Category Archives: Alberta Politics

Dear Rob Anders, Take a Hint and Take a Hike.

Prime Minister Stephen Harper and MP Rob Anders.
Prime Minister Stephen Harper and MP Rob Anders.

Many Canadians hoped to have bade a final farewell to offensive conservative Member of Parliament Rob Anders when he lost the Conservative Party nomination in Calgary-Signal Hill to Ron Liepert earlier this year. But perhaps it was wishful thinking to believe a stunning rebuke in the area of the city he represented for 17 years was enough to end his political career.

Hoping for a second chance, Mr. Anders attempted to win his party’s nomination in the rural Bow River riding, an area in which he does not live nor have any personal connection to. He told the media that Bow River was, unlike the suburbs of west Calgary, a place with “more trucks” and closer to the Alberta he “moved to in the 1980s.” [note: Mr. Anders was born in 1972].

But as all Albertans know, owning a pickup truck and holding offensive social conservative views are not mutually inclusive. So we all breathed a sign of relief when Mr. Anders was defeated in the Conservative’s Bow River nomination contest this weekend by Martin Shields, mayor of the City of Brooks.

It is hard to imagine Bow River Conservative members appreciating an outsider like Mr. Anders wading into their local nomination, and his track record in Ottawa probably did little to enamour them. Mr. Anders is well-known for having called Nelson Mandela a terroristinsulting Canadian veteranscalling for war against Russia, and blaming Thomas Mulcair for hastening the death of former NDP leader Jack Layton.

Licking his wounds after a second defeat, what can we expect Mr. Anders do next? Without a political party to support him in the next election, what is Mr. Anders next move?

Here are a few of the options available to him:

1) Take a hint and take a hike: Mr. Anders should probably take a break from politics, but he probably will not. He might end up working as a commenter with Sun News talk show host Ezra Levant, as a political advisor for some right-wing lobby group, or as an advisor to another socially conservative MP in Ottawa.

By the time the next federal election is called in October 2015, Mr. Anders will have spent 18 of his 42 years on Earth as a Member of Parliament (he was first elected when he was 24 years old). He knows nothing but life in politics.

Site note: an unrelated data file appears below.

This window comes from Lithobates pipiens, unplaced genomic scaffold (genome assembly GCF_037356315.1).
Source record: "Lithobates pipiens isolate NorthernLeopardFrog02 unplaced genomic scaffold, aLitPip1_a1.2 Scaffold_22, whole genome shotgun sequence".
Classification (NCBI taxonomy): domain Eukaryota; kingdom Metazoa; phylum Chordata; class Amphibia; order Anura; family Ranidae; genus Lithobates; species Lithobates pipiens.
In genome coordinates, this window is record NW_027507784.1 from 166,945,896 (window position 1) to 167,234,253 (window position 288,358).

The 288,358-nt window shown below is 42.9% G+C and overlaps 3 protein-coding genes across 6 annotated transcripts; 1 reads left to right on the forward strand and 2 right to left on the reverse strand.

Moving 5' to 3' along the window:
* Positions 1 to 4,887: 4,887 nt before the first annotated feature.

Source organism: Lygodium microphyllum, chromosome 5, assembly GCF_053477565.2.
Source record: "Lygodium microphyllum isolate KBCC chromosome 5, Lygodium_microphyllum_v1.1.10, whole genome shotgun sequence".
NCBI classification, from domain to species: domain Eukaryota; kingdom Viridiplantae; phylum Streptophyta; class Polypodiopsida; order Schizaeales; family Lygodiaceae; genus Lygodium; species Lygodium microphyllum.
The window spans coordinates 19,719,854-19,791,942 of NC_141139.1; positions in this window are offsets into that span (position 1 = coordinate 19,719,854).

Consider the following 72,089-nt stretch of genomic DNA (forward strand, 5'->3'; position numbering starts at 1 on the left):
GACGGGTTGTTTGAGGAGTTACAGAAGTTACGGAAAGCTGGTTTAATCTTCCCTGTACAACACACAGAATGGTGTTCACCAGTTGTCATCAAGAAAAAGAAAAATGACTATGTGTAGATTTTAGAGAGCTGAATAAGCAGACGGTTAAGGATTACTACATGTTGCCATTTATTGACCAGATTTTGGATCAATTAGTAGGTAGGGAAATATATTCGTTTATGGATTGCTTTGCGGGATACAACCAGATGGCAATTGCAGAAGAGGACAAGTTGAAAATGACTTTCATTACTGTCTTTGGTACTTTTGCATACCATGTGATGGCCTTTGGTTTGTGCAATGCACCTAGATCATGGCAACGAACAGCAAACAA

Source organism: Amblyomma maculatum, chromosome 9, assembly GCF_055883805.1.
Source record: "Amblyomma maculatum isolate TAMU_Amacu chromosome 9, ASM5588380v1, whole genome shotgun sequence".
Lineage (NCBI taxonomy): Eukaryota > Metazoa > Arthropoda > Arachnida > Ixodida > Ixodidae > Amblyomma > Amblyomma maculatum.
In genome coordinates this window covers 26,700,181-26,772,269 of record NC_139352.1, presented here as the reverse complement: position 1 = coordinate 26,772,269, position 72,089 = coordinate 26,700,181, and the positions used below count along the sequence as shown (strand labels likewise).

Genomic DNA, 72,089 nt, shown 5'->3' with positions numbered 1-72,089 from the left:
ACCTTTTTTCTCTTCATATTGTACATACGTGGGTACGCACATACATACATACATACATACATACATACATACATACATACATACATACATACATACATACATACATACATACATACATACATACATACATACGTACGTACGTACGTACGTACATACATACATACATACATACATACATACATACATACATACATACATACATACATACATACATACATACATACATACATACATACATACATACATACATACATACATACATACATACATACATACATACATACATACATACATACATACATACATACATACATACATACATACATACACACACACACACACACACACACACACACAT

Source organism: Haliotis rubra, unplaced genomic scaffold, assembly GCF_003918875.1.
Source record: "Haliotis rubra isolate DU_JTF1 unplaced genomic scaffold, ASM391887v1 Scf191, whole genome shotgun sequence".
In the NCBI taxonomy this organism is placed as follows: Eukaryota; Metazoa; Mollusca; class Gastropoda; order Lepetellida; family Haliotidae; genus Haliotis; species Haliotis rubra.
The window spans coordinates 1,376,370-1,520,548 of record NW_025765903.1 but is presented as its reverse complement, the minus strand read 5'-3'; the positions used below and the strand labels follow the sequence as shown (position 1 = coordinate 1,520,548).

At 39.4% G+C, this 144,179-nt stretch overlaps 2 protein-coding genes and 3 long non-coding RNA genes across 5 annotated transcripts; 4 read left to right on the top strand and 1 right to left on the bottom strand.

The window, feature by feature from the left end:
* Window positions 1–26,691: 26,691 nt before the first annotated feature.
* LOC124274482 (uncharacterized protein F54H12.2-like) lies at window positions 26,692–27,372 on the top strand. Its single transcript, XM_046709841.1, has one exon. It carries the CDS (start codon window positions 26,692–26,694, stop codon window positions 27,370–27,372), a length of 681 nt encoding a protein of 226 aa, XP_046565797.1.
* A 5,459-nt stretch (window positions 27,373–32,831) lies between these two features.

2) Run for another Conservative Party nomination. By my count, there are at least a dozen Conservative Party nomination contests still open in Alberta (and an imminent by-election in Yellowhead). Looking abroad, he could also decide to run for a nomination in another province, like British Columbia or Saskatchewan.

If I were the Conservative Party, I would sternly warn him that he would be severely unwelcome to run in another riding. If I were the opposition New Democrats or Liberals, I would encourage him to keep on running.

3) Run as an Independent or for another party. His own party has rejected him twice, so he could decide to mobilize his social conservative followers to inflict revenge and damage on a party that no longer wants him in Ottawa.

Mr. Anders would not likely win if he ran as an Independent, or even as another party’s candidate (perhaps, the Christian Heritage Party),  but he could exert revenge by becoming a major nuisance for Mr. Liepert in Calgary-Signal Hill.

4) Go back to the USA. With the 2016 presidential elections around the corner, maybe Mr. Anders could pull out his old Pinocchio nose and start applying for jobs south of the border.

Three years before Mr. Anders was elected as the MP for Calgary-West, he worked as a political agitator for the Republican Party in the United States. In the video below, he demonstrates his political talents while trying to embarrass Oklahoma Democratic Party Senate candidate Dave McCurdy.